[llvm-dev] DebugInfo: Purpose of call site tags
Vedant Kumar via llvm-dev
llvm-dev at lists.llvm.org
Tue Jan 14 15:36:56 PST 2020
> On Jan 14, 2020, at 2:21 PM, David Blaikie <dblaikie at gmail.com> wrote:
> Hey folks,
> I'm trying to wrap my head around the implementation, purpose, and costs involved in both the GCC-extension v4 and standard v5 DW_TAG_call_site, call site parameters, addresses, etc.
> So picking up from some of the design discussion in https://reviews.llvm.org/D72489 <https://reviews.llvm.org/D72489>:
> Me (Blaikie): I'm not sure why AT_call_return_pc would be needed at a tail call site as the debugger must ignore it. As for emitting DW_AT_low_pc under gdb tuning, I think this might be an artifact from the original GNU implementation.
> Djordje: Yes, that is the GNU implementation's heritage (I cannot remember why GCC generated the low_pc info in the case of the tail calls), but GNU GDB needs the low_pc (as an address) in order to handle the call_site and call_site_parameters debug info for non-tail calls. To avoiding the pc address info in the case of tail calls makes sense to me, since debuggers should avoid that info.
> OK, so a few questions on that:
> 1) Why would low_pc not be required for tail calls?
I don’t think a meaningful return PC can be encoded at a tail call site. Control doesn’t transfer to `PC+4` past the jump instruction when the callee returns (the PC is set to whatever the last saved return address is instead).
My understanding is that the point of AT_call_return_pc is to allow the debugger to present better backtraces, i.e. to implement a solver to figure out where to insert artificial tail call frames in the backtrace.
> 2) Why is the v4 low_pc predicated on GDB tuning too? If we're producing the call_site tag, what's the point of that without an address?
I’m fuzzy on this but IIUC the low_pc attribute in a call site tag is the GNU predecessor to AT_call_return_pc. And a tag without return PC information just gives a hint to the debugger that the function contains a tail call.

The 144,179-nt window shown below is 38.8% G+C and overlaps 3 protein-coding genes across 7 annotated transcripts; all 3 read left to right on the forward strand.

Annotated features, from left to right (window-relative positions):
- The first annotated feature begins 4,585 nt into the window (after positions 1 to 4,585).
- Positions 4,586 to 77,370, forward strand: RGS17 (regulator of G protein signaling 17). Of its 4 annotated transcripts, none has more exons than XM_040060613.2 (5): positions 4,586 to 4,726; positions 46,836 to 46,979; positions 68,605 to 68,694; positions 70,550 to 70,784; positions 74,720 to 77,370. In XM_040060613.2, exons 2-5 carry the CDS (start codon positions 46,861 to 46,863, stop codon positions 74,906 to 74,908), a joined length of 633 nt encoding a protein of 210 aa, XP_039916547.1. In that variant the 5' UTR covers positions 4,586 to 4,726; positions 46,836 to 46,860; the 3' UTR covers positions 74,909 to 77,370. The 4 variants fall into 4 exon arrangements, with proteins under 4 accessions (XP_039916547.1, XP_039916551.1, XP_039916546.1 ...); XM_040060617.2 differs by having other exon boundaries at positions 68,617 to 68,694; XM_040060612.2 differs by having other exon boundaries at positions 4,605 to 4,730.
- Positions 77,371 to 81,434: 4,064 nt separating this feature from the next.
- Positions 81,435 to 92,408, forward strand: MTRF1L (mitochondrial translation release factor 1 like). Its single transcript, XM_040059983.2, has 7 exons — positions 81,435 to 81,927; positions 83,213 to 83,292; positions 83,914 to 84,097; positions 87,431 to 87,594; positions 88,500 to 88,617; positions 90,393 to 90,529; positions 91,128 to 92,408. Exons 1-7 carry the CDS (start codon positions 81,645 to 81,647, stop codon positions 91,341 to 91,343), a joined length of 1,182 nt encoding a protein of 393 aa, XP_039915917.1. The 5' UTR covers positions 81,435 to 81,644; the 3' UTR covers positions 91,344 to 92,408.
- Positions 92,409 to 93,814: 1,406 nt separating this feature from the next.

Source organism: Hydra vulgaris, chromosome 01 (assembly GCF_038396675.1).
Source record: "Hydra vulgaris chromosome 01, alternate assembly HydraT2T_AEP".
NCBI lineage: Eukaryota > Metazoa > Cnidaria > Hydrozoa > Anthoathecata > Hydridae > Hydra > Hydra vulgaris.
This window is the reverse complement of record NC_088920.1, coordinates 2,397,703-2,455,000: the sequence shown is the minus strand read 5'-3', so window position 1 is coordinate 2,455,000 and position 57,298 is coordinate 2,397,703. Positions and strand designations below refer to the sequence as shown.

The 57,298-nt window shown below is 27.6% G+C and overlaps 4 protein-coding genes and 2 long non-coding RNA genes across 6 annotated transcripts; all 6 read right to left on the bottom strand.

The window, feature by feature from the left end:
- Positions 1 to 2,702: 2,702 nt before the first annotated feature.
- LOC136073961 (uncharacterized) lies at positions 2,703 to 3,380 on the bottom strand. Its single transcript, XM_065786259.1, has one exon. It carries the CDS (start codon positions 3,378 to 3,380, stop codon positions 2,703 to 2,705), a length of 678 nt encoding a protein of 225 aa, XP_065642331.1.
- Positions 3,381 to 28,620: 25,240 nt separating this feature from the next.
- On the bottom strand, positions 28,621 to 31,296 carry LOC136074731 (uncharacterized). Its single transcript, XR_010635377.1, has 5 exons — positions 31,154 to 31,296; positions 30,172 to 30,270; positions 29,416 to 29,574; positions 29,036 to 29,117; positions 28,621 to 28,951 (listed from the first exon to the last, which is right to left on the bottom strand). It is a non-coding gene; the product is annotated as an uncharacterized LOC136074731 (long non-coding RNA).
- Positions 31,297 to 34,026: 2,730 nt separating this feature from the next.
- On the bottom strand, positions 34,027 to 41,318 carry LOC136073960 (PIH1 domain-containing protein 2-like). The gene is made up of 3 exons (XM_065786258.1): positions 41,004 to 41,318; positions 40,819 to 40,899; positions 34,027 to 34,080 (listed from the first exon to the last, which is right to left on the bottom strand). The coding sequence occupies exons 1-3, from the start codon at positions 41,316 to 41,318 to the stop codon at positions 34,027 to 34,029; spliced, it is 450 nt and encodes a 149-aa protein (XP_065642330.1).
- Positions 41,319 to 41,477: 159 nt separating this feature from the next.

> 3) What features do these call_site tags enable (in the absence of call_site_parameters)?
At the moment, just artificial tail call frames, but there are some interesting potential future applications. E.g.: disambiguating backtraces in the presence of function merging (a bigger deal for swift than it is for clang - the call site tag for a thunk-call could record the “original”/unmerged/source-level callee), and surfacing rich(er) information about CFI failures at call sites.
> 4) What's the end goal in terms of what calls should be described in the DWARF? (describing literally every call sounds /super/ expensive) - they currently seem quite different between GCC and Clang on a few test cases I've tried, so it's hard to tell the logic
The goal is to describe all calls that aren’t optimized out. At least, I’m not sure that there’s a leaner subset that would really be sufficient for Apple’s use cases, and the size overhead hasn’t caused issues internally. We could certainly add a mode to clang to elide some of this call site info, though.
> (& if I understand correctly, the call_site_parameters are intended to work collaboratively between callees and callers, so if, say, a parameter value is caller saved & then clobbered in the callee - you could still print the value of that parameter by looking at the saved copy in the caller?)
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